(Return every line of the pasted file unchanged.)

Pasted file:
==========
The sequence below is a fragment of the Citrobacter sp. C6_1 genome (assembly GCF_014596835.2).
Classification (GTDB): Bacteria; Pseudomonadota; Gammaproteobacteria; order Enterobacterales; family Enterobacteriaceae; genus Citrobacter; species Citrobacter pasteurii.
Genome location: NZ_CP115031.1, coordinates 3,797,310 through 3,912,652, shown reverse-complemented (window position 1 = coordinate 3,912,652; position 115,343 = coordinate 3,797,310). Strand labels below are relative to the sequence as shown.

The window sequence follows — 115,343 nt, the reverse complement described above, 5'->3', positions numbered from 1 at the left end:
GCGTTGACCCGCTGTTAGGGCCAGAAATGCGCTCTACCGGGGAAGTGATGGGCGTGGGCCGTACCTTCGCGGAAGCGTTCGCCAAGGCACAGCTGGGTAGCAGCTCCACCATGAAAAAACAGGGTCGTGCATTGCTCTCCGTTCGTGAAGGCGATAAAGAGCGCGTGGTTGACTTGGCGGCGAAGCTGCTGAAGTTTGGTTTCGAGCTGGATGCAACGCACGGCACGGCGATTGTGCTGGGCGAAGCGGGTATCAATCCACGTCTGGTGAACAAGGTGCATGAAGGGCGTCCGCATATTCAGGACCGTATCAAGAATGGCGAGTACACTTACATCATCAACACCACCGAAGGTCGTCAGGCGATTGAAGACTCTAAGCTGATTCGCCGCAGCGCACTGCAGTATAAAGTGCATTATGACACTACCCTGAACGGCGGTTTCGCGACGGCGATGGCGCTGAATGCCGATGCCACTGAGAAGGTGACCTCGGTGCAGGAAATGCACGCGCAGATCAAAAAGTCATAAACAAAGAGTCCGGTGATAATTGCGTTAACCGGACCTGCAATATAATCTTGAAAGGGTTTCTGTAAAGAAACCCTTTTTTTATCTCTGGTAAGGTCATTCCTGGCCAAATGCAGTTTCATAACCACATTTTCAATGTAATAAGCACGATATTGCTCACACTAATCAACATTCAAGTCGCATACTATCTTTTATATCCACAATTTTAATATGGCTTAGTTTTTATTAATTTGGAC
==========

The sequence below is a fragment of the Citrobacter sp. C6_1 genome (assembly GCF_014596835.2).
Classification (GTDB): Bacteria; Pseudomonadota; Gammaproteobacteria; order Enterobacterales; family Enterobacteriaceae; genus Citrobacter; species Citrobacter pasteurii.
Genome location: NZ_CP115031.1, coordinates 3,797,310 through 3,912,652, shown reverse-complemented (window position 1 = coordinate 3,912,652; position 115,343 = coordinate 3,797,310). Strand labels below are relative to the sequence as shown.

The window sequence follows — 115,343 nt, the reverse complement described above, 5'->3', positions numbered from 1 at the left end:
GCGTTGACCCGCTGTTAGGGCCAGAAATGCGCTCTACCGGGGAAGTGATGGGCGTGGGCCGTACCTTCGCGGAAGCGTTCGCCAAGGCACAGCTGGGTAGCAGCTCCACCATGAAAAAACAGGGTCGTGCATTGCTCTCCGTTCGTGAAGGCGATAAAGAGCGCGTGGTTGACTTGGCGGCGAAGCTGCTGAAGTTTGGTTTCGAGCTGGATGCAACGCACGGCACGGCGATTGTGCTGGGCGAAGCGGGTATCAATCCACGTCTGGTGAACAAGGTGCATGAAGGGCGTCCGCATATTCAGGACCGTATCAAGAATGGCGAGTACACTTACATCATCAACACCACCGAAGGTCGTCAGGCGATTGAAGACTCTAAGCTGATTCGCCGCAGCGCACTGCAGTATAAAGTGCATTATGACACTACCCTGAACGGCGGTTTCGCGACGGCGATGGCGCTGAATGCCGATGCCACTGAGAAGGTGACCTCGGTGCAGGAAATGCACGCGCAGATCAAAAAGTCATAAACAAAGAGTCCGGTGATAATTGCGTTAACCGGACCTGCAATATAATCTTGAAAGGGTTTCTGTAAAGAAACCCTTTTTTTATCTCTGGTAAGGTCATTCCTGGCCAAATGCAGTTTCATAACCACATTTTCAATGTAATAAGCACGATATTGCTCACACTAATCAACATTCAAGTCGCATACTATCTTTTATATCCACAATTTTAATATGGCTTAGTTTTTATTAATTTGGAC